A Christian doctor has lost an employment tribunal case, where he alleged that the Department of Work and Pensions breached his freedom of thought, conscience and religion pursuant to the Equality Act. Disability assessor, Dr. David Mackereth claimed discrimination on part of the Department of Work and Pensions for failing to accommodate his refusal to use pronouns which did not correspond with the biological sex of clients. In its decision, the panel stated that Dr. Mackereth's belief that "the Bible teaches us that God made humans male or female" was "incompatible with human dignity."
In March 2019, a Christian West End actress, Seyi Omooba, was removed from a leading role in a musical and dropped from her agency for a Facebook post about homosexuality citing the Bible over four years earlier. With representation by the Christian Legal Centre, she launched a legal challenge on September 30th against Leicester Curve Theatre and her agency, Global Artists, for breach of contract and anti-Christian discrimination.
Northern Ireland Minister received correspondence from more than 700 medical practitioners calling for conscience protections which would allow Christians and conscientious objectors within the profession the statutory right to refuse to participate in abortions.
The Saarland Prime Minister Tobias Hans (CDU) rejected the request of the Assyrian Cultural Association Saarlouis allow about 400 Syrian Christians from the conflict-torn region of Northern Syria on the Khabur River to enter Saarland. Despite offers of respite and assistance from the existing Assyrian community in the German federal state, the government said it would only admit five refugees.
The Helsinki Police Department announced it had opened pre-trial investigations into Päivi Räsänen, a Christian Democrat MP, for her criticism of the Evangelical Lutheran Church of Finland's (ELCF) participation in the Helsinki LGBT Pride events in June. She posted a photograph of Romans 1:24-26 from the New Testament on Facebook and wrote "How does the foundation of the church’s teachings, the Bible, fit with elevating sin and shame as reasons for pride?"
Protestant pastor Dr. Gottfried Martens, who ministers to over 1,600 people in his church, most of them converts and asylum seekers from Iran and Afghanistan, has said that whether someone is granted asylum or not is almost like a "pure gamble." The problem Martens sees in the administrative courts is how judges "verify" the earnestness of an asylum seeker's conversion to Christianity. Some trust a pastor's statement whether written or oral in court, while some ignore it and only focus on the short time they spend with the refugee in court. This fully depends on what kind of judge one gets appointed to, according to Martens, and there is no way to prepare well enough for a court date if there is no general regulation that a minister's statement be taken into account.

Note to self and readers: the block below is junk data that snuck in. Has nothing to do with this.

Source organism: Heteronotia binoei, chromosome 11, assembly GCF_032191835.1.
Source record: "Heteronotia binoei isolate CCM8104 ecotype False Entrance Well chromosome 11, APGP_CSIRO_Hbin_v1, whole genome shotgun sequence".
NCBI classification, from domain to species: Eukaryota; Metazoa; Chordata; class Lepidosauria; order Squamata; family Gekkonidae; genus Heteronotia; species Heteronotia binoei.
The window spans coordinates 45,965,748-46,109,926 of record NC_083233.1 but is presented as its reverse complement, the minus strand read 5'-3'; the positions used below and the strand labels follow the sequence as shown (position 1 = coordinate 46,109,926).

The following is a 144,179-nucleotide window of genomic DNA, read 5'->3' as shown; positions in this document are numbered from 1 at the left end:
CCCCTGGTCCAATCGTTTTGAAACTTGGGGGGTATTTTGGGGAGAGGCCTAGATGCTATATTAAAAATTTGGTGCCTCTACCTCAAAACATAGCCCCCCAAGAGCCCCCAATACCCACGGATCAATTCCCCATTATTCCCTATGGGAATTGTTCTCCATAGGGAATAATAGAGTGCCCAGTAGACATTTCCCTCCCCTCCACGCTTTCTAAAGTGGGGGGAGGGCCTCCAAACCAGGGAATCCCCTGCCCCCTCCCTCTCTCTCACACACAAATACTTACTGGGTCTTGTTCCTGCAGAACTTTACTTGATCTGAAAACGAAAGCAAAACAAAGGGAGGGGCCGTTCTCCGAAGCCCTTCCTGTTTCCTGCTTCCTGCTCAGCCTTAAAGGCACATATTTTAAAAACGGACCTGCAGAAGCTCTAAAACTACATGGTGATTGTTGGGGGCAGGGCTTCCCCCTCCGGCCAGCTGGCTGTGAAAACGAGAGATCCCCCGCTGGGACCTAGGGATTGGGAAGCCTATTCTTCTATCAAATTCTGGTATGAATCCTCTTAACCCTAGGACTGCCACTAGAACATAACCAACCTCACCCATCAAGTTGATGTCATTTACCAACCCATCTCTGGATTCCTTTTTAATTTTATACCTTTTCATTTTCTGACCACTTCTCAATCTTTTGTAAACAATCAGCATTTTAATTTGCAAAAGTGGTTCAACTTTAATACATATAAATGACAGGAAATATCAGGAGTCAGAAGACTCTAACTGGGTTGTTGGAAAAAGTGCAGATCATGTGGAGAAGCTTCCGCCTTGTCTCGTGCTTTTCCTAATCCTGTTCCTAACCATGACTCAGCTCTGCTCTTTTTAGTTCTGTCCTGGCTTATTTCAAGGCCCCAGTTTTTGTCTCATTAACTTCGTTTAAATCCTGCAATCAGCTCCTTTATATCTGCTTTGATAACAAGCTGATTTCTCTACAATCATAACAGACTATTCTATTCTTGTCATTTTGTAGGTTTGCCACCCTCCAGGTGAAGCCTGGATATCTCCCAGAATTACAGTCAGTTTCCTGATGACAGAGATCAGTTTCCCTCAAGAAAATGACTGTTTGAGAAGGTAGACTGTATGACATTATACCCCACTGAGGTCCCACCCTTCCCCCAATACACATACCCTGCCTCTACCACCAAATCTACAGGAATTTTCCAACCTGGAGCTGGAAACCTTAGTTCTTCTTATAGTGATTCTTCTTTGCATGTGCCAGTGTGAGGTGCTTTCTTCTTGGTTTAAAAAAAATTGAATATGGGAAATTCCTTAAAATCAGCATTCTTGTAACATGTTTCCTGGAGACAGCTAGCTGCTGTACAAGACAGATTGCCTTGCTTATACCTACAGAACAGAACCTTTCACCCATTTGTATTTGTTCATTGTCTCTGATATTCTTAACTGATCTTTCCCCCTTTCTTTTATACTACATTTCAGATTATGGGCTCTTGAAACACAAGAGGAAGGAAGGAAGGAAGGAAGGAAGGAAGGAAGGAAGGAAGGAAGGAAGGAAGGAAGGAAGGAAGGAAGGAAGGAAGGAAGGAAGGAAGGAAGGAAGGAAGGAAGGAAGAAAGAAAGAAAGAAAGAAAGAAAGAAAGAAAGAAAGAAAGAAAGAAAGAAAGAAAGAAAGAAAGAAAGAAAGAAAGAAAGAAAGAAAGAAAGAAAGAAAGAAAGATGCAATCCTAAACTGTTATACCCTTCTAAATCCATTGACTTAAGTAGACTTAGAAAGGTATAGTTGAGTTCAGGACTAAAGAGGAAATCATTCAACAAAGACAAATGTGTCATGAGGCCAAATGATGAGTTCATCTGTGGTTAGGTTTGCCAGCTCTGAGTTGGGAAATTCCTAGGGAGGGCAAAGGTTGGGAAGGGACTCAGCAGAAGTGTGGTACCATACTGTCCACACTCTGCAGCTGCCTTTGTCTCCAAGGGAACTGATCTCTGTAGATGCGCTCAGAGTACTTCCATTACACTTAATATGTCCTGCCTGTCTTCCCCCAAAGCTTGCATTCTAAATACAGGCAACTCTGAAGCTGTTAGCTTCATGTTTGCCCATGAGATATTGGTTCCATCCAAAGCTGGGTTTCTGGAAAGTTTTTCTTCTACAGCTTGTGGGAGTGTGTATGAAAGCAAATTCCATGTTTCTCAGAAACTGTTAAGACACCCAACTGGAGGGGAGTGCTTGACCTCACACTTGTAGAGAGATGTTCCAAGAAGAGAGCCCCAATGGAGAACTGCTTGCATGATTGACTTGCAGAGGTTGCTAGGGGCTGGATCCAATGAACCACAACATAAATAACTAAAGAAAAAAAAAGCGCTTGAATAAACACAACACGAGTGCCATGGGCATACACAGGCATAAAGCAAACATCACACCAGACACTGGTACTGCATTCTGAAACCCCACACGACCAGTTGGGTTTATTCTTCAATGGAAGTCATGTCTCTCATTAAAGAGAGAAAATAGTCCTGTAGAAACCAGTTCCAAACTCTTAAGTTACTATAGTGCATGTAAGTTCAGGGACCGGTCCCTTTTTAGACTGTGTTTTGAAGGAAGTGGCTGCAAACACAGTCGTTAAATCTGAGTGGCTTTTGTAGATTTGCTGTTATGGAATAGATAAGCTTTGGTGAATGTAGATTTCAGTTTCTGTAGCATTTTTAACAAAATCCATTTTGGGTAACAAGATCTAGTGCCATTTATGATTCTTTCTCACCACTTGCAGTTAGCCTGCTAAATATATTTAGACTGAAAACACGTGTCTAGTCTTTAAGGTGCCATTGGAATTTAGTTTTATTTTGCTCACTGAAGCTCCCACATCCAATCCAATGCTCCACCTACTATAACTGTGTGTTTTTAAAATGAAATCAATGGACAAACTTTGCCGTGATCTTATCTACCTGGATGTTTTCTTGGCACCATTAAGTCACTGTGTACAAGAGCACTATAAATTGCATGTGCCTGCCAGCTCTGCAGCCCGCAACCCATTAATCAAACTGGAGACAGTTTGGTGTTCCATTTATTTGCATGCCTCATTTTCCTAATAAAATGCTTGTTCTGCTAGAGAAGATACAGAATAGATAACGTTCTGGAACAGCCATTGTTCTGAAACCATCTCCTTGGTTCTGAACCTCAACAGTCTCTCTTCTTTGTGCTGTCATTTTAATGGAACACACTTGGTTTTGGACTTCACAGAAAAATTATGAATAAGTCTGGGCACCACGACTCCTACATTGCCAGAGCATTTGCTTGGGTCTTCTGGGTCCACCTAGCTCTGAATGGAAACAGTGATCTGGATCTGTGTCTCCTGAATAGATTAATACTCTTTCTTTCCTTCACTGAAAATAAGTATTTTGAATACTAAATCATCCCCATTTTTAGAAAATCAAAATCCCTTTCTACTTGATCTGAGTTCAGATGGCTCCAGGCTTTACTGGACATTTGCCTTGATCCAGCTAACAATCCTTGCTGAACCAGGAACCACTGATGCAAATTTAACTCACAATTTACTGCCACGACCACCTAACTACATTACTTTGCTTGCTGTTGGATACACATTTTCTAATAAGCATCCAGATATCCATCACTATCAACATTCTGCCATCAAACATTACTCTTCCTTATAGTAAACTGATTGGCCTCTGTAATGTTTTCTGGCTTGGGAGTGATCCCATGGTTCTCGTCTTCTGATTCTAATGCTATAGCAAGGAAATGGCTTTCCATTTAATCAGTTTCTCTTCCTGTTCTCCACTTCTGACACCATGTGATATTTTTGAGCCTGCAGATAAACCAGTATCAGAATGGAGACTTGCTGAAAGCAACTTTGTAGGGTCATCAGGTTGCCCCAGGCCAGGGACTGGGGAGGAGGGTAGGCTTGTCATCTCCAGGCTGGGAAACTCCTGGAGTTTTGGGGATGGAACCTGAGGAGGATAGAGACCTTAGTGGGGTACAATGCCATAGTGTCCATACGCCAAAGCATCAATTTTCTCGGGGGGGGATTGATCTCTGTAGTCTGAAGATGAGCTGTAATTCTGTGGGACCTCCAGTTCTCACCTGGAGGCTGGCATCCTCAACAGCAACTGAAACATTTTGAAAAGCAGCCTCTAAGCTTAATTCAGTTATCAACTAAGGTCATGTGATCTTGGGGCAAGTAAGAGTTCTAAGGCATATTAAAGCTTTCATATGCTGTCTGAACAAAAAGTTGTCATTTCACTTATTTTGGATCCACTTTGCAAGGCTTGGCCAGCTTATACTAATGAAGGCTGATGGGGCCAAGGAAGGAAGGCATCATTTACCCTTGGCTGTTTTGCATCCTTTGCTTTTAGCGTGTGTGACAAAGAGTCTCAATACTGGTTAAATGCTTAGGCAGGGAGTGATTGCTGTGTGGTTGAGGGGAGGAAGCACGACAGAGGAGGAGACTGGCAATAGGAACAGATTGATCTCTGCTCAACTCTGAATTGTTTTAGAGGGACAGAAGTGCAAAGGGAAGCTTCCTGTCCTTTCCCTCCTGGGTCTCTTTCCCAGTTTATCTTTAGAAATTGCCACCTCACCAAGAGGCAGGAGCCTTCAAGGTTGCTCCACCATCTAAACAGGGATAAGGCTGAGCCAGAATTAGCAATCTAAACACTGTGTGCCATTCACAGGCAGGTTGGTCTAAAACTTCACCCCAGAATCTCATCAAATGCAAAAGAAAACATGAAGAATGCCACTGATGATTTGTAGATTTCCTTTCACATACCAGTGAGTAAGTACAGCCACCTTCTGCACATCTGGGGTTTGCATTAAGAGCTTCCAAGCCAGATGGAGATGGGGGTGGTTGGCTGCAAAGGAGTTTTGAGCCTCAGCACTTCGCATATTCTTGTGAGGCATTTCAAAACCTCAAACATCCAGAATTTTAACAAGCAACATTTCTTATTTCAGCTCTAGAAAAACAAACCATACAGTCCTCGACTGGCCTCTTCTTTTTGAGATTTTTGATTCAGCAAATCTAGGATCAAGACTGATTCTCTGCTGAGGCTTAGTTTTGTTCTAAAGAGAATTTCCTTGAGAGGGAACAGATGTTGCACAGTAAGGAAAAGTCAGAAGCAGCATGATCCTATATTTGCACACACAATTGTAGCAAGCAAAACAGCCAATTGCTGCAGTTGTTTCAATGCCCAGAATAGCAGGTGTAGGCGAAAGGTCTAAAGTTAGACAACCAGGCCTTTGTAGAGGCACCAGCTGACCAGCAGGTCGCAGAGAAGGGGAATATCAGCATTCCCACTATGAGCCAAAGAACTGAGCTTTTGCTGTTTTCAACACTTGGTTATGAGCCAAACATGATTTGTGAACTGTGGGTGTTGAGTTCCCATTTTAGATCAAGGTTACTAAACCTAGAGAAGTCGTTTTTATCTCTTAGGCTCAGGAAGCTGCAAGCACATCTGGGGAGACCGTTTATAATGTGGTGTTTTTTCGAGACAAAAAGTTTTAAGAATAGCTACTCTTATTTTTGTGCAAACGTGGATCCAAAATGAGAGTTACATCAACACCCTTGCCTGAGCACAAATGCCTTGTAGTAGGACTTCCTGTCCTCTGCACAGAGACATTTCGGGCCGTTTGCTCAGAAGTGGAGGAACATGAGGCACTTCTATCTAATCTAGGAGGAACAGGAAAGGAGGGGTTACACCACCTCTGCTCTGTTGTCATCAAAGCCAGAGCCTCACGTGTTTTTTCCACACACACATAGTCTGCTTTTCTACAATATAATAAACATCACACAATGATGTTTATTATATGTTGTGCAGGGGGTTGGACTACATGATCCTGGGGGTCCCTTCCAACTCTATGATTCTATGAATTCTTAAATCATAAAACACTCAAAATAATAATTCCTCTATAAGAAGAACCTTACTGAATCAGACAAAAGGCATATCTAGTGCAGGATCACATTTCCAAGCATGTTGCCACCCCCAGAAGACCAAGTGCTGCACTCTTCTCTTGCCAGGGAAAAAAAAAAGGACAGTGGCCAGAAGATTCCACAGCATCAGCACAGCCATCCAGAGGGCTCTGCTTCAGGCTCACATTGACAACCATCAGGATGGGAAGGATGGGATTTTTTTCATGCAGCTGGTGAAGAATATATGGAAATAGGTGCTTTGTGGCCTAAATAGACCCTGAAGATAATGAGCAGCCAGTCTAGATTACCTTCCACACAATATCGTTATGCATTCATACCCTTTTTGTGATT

According to a report from the mother of a 5-year-old boy who attends a government-run kindergarten in Budapest, the teacher told her son not to talk about God with other children because there were non-believers in the classroom. However, there have been entire morning programs devoted to learning about astrology/zodiac signs. When the boy's mother complained to the kindergarten director, she was told that the school maintains Christian traditions with the celebration of Christmas and Easter, but that the teacher was correct to stop the discussion of God's existence and to prohibit the children from talking about God.
Legal proceedings were launched in the High Court against Richmond Council to challenge a controversial Public Space Protection Order (“PSPO”) around an abortion clinic on Rosslyn Road that makes it a criminal offense to, among other things, pray or have conversations about abortion. The legal challenge has been brought by Justyna Pasek, who has personally supported women visiting the abortion clinic in Richmond for over five years, offering them alternatives to abortion.
The Dublin-based Iona Institute for Religion and Society launched a pro-life ad campaign during the week of May 7th, which included billboard signs depicting an unborn child in the womb. Iona extended that campaign to Facebook and paid a promotion fee to bring it to a wider audience. Facebook blurred the image in the ads behind a warning and said that the image comes under the heading of “graphic” or “violent” content. UPDATE: On May 20th, Facebook reversed the decision, saying it was mistakenly categorized as "sensitive content."